It feels too soon to consider the end.
Eighteen losses to date over the past two seasons feels a little bit like it’s temporary. Look close enough, and you can talk your way into seeing an escape path from perdition. It looks like it’s there, waiting to lead the Saints back to glory and success.
The escape route could also be a mirage. Following that path could send New Orleans further into the night and cause the Saints to get further lost and further confused.
But a decision has to be made.
This is a conversation no one wants to have. The 2015 season is still going. Even with the season already in ruin, the focus should be on the Jacksonville Jaguars and then the Atlanta Falcons.
But with Drew Brees fighting a foot injury that could threaten his ability to play in those games, there’s little reason to keep the seal on this conversation.
The Saints are a few weeks away from having to discuss what the future holds for their franchise quarterback.
Should he be back next season? Does he deserve an extension? Can they win with him?
These are all questions that need to be asked and answered. Right now, there are no easy decisions. There are only unmapped paths, and the team is navigating without GPS.
It’s easy to say Brees should be back and the team should add a few years to his contract to mitigate his crippling $30 million cap figure next season.
There’s no question Brees is still one of the 10 best quarterbacks in the NFL. His presence alone means that success is never far off.
For that reason, the most likely outcome is New Orleans extends Brees, spreads out his money over a few years, and create a situation that is more manageable. If Brees remains the quarterback of this team, this move will likely be necessary, since the Saints are already projected to be over the salary cap before even fully filling out the roster.
Flexibility has to be created in one manner or another, and while there is some fat to trim, adding years to Brees’ contract would be an easy way to create breathing room — assuming he is amicable to the idea. That would then mean Brees’ salary would balloon in the final years of his deal, when he’s likely to be pushing 40.
Such an outcome will not likely appease those who crave a more stable, flexible financial future for this organization, but kicking the can might be the only way to retain Brees.
If that move is made, it means the Saints will likely have another offseason like the last one: with one eye on the future and another on how to immediately improve. It’s impossible, and senseless, to try to go into a full-blown rebuild with a quarterback on the roster who is capable of winning and is being paid more than an average of $20 million per season.
Bluntly put, it would be stupid to invest that kind of money and then squander the last few good years of Brees’ career.
So that would mean the team would continue to try to fill the roster with young, impactful players acquired through the draft, while also chasing high-priced veteran free agents, who, theoretically, are capable of helping this team win right now.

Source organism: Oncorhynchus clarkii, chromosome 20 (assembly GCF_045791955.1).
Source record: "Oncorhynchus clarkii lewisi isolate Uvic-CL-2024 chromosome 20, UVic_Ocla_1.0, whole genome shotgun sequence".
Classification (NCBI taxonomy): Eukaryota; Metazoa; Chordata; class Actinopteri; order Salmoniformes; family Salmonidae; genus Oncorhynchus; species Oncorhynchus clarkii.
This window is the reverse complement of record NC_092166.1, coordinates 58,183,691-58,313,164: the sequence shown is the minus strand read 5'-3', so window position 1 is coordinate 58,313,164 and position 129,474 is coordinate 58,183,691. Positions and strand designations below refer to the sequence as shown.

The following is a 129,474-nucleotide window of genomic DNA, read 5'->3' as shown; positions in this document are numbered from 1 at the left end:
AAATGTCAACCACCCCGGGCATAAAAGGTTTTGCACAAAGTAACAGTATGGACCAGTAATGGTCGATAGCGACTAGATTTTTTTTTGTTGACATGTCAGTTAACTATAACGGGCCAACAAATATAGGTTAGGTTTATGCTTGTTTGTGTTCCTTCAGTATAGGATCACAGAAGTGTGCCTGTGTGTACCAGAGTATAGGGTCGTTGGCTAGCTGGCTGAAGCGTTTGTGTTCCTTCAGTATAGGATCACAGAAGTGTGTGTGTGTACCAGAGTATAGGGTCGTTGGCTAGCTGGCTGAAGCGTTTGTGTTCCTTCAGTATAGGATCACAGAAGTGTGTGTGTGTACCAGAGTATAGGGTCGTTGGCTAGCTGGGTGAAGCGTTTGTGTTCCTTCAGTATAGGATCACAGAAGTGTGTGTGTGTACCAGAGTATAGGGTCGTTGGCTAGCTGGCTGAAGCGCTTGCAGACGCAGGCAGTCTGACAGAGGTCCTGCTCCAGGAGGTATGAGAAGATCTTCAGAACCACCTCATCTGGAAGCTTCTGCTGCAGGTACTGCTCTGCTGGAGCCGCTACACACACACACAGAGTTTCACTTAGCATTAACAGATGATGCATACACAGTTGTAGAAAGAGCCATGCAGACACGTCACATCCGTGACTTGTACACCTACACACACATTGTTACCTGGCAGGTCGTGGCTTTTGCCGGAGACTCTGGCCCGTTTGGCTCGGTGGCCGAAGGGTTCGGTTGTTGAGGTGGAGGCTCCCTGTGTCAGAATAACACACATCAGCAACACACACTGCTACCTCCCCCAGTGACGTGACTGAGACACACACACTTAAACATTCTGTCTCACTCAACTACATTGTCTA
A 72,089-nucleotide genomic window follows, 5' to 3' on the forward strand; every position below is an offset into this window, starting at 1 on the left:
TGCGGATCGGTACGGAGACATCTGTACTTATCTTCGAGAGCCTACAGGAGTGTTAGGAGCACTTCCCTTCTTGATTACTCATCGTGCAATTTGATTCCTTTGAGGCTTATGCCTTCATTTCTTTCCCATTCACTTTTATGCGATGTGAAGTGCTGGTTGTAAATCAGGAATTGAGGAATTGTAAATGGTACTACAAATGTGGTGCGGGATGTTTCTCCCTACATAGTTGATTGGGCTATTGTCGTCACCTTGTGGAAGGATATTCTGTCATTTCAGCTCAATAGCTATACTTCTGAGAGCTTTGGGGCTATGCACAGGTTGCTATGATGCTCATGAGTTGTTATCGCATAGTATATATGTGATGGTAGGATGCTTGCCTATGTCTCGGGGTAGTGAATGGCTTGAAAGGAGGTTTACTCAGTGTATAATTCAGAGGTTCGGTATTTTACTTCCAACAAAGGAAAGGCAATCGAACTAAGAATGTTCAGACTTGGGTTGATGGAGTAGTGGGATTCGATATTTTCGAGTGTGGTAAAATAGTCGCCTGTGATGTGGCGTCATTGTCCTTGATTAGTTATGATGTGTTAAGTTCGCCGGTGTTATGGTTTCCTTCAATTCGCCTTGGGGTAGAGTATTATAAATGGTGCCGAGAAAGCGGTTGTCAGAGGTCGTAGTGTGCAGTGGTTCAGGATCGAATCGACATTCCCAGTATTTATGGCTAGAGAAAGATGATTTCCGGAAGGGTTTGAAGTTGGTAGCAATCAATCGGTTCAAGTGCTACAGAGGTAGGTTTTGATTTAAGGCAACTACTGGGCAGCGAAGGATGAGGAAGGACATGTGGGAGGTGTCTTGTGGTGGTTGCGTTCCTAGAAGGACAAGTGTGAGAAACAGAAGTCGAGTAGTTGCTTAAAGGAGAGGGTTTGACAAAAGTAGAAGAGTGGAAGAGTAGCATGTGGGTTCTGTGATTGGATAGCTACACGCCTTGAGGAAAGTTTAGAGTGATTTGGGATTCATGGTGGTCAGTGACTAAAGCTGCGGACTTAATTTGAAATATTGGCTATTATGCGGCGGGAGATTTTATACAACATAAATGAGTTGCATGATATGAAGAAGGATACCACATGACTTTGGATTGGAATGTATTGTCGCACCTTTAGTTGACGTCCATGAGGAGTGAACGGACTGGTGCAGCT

That approach worked in some ways for New Orleans this season. The Saints acquired several young players who should be core players into the future, including offensive lineman Andrus Peat, linebacker Stephone Anthony, cornerback Delvin Breaux, wide receiver Willie Snead and others, but developing those players was a secondary focus of the season.
If this team were in a true rebuild, wide receiver Brandon Coleman and cornerback Damian Swann might have received more snaps instead of pricier veterans brought in or retained during the offseason, such as Marques Colston and Brandon Browner.
The money used to sign C.J. Spiller might have been used to help better stock the middle class of the roster, and the Saints would have found a place on the offensive line for Peat earlier in the season.
Continuing down this road would not preclude New Orleans from competing next season. It could plug the holes at guard and defensive tackle, sprinkle in some more talent on defense, and maybe add a wide receiver and compete for a playoff spot.
That outcome isn’t completely out of reach and isn’t unfathomable. Going down this road is safer and quite possibly the most logical way to go about things. Not moving forward with Brees would mean extreme uncertainty.
Teams without a quarterback usually spent a lot of time searching for one and can easily descend into a decade of darkness while searching. Ask the Cleveland Browns how that’s working out, or how the Oakland Raiders felt before pulling Derek Carr out of the draft.
It’s ugly, and if Garrett Grayson isn’t the future of the position, that same fate could fall on New Orleans if it decides to move forward without Brees for one reason or another.
So if he’s part of this team’s future designs, the Saints need to find out if he’s willing to stick around and spend the final years of his career here while the front office tries to figure out how to put a winning roster around him. There’s also the possibility this team could be looking for a new coach, which could and should factor into Brees’ decision.
If he doesn’t want to be here, New Orleans needs to find a way to deal him, which would save $20 million against the salary cap and bring back some draft picks, and figure out a way to get down the path as quickly as possible.
For some teams, they clear it in a couple of years. For others, it can take a decade.
One thing is for sure, it can get dark quickly out there.